When a corporation buys back stock, it reacquires outstanding shares currently traded on the open market. These shares are known as the float. Common motives are to boost the stock price and shareholder value, optimize excess cash usage and obtain internal control of shares.
Stock Price Appreciation and Shareholder Value
A primary motive for a stock buyback is to boost the share place and subsequently to strengthen shareholder value. Though some criticize buybacks as being negative to the economy, this motive aligns with a core business objective of many for-profit corporations, which is maximizing shareholder value.
When a business buys back a quantity of shares, it reduces the amount traded in the open market. Applying basic economic supply and demand principles, the fewer shares owned by the public in a business, the more each share is worth. Over time, this principle plays out as investors fight over the lower quantity of public shares available. As company directors, executives and employees often are major shareholders, they have a personal stake in boosting the share price as well.
Corporations sometimes use buybacks as a way to provide for or balance out stock option compensation given to high-level employees.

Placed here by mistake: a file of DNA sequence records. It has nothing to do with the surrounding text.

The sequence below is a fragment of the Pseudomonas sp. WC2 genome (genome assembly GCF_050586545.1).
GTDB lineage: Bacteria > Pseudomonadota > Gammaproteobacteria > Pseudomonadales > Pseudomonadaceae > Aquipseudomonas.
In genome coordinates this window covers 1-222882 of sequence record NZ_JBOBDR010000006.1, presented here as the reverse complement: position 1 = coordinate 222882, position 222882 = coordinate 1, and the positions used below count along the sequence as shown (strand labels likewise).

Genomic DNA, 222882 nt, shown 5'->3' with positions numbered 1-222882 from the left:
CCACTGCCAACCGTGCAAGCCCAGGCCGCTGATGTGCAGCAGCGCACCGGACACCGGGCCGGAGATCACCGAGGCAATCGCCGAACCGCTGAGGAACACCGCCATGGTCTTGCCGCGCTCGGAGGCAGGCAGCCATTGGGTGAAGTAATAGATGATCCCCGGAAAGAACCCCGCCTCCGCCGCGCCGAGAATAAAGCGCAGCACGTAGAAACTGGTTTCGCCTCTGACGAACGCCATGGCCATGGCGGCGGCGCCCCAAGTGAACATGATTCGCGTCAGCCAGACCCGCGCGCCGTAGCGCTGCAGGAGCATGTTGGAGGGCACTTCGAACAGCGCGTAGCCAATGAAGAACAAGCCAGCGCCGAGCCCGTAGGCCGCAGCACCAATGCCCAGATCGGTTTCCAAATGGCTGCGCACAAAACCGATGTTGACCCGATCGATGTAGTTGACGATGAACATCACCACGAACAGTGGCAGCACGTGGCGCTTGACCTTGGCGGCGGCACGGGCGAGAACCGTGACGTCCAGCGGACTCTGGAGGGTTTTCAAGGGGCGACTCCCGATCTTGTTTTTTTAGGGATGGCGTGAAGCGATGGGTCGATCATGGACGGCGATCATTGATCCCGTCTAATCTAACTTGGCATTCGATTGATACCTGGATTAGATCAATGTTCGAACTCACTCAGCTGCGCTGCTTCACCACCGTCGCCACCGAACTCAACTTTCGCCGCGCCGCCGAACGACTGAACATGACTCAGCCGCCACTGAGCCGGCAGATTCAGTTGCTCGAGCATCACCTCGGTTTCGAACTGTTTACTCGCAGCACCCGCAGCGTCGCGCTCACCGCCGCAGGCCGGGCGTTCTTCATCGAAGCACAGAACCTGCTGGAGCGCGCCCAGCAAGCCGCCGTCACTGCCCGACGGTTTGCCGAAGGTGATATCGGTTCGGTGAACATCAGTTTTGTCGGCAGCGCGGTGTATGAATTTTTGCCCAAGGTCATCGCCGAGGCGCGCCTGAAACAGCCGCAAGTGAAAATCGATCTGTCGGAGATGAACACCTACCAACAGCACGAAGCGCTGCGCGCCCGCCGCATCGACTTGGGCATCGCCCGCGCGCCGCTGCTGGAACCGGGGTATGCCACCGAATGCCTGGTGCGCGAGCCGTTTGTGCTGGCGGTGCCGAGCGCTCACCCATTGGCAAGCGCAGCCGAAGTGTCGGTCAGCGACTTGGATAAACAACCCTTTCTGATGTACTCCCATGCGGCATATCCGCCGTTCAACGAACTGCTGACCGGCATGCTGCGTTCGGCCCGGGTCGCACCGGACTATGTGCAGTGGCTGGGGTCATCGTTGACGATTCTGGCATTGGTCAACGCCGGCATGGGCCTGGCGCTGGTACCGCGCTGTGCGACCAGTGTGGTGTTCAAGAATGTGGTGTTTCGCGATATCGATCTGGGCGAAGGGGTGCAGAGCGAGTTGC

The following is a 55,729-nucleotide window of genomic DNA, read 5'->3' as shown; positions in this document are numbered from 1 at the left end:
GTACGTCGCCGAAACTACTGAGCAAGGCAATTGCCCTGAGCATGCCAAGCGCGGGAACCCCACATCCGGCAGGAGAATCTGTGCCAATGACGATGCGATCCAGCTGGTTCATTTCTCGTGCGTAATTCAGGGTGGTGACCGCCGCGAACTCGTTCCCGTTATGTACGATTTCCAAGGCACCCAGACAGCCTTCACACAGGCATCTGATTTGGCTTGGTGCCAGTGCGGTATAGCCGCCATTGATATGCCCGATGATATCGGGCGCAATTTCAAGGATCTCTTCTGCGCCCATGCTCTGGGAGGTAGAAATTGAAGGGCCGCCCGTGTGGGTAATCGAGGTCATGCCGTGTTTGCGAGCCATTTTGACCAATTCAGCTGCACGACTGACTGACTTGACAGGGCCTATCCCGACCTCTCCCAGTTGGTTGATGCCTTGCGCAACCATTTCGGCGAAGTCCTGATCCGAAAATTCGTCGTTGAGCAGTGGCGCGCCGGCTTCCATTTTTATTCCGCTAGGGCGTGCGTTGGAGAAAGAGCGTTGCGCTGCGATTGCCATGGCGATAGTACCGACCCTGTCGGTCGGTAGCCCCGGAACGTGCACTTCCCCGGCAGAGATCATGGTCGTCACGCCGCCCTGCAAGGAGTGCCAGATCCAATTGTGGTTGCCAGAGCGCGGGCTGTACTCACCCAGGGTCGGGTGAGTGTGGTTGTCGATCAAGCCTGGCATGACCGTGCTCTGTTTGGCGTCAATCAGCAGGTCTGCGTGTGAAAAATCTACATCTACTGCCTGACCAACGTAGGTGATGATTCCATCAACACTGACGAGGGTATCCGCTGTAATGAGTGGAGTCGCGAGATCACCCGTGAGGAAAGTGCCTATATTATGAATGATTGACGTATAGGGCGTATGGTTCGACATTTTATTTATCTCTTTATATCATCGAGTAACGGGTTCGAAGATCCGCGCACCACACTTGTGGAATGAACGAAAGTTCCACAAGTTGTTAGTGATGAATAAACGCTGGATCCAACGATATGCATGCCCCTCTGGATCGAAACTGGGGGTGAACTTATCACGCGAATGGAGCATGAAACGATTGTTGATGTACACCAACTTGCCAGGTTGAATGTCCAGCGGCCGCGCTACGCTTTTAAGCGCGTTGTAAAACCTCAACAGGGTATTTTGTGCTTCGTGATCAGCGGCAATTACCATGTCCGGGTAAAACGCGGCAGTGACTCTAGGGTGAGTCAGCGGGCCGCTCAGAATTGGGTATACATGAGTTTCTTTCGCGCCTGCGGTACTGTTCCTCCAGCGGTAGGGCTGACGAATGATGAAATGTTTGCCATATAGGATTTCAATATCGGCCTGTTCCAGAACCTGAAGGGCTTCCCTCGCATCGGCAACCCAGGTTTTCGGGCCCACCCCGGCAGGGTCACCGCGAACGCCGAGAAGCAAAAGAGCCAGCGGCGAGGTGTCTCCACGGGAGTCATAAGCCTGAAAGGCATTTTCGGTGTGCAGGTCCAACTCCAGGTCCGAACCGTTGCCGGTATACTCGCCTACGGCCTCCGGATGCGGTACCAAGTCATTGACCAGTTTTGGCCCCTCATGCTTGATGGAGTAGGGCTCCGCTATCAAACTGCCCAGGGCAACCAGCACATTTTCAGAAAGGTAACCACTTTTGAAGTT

Optimized Cash Usage
A stock buyback normally occurs when a company has an excess cash position. This financial strategy is selected over others, such as paying dividends or investing in growth. As with dividends, shareholders can receive a tax break when reporting capital gains connected to a buyback. When a corporation doesn't have plans to utilize its strong cash position anytime soon, a maneuver such as a buyback essentially reverses the process of issuing shares to acquire cash. Sometimes companies issue more shares than necessary to ensure enough capital, and then reacquire the excess later on.
Internal Stock Flexibility
Reacquired shares are recognized as treasury stock after the buyback. The business has two basic options on how to use treasury stock. One option is to hold the shares and either resell them to raise capital or distribute them as incentive pay to company insiders. The other is to retire the stock pending a board of directors vote, thus reducing the number of outstanding shares.
- U.S. Securities and Exchange Commission. "Tender Offer." Accessed Nov. 8, 2019.
- JSTOR. "Why Do Firms Repurchase Stock," Page 331. Accessed Nov. 8, 2019.
- Harvard Business School. "The Case for Stock Buybacks." Accessed Nov. 8, 2019.
- National Center for Employee Ownership. "How an Employee Stock Ownership Plan Works." Accessed Nov. 8, 2019.
Neil Kokemuller has been an active business, finance and education writer and content media website developer since 2007. He has been a college marketing professor since 2004. Kokemuller has additional professional experience in marketing, retail and small business. He holds a Master of Business Administration from Iowa State University.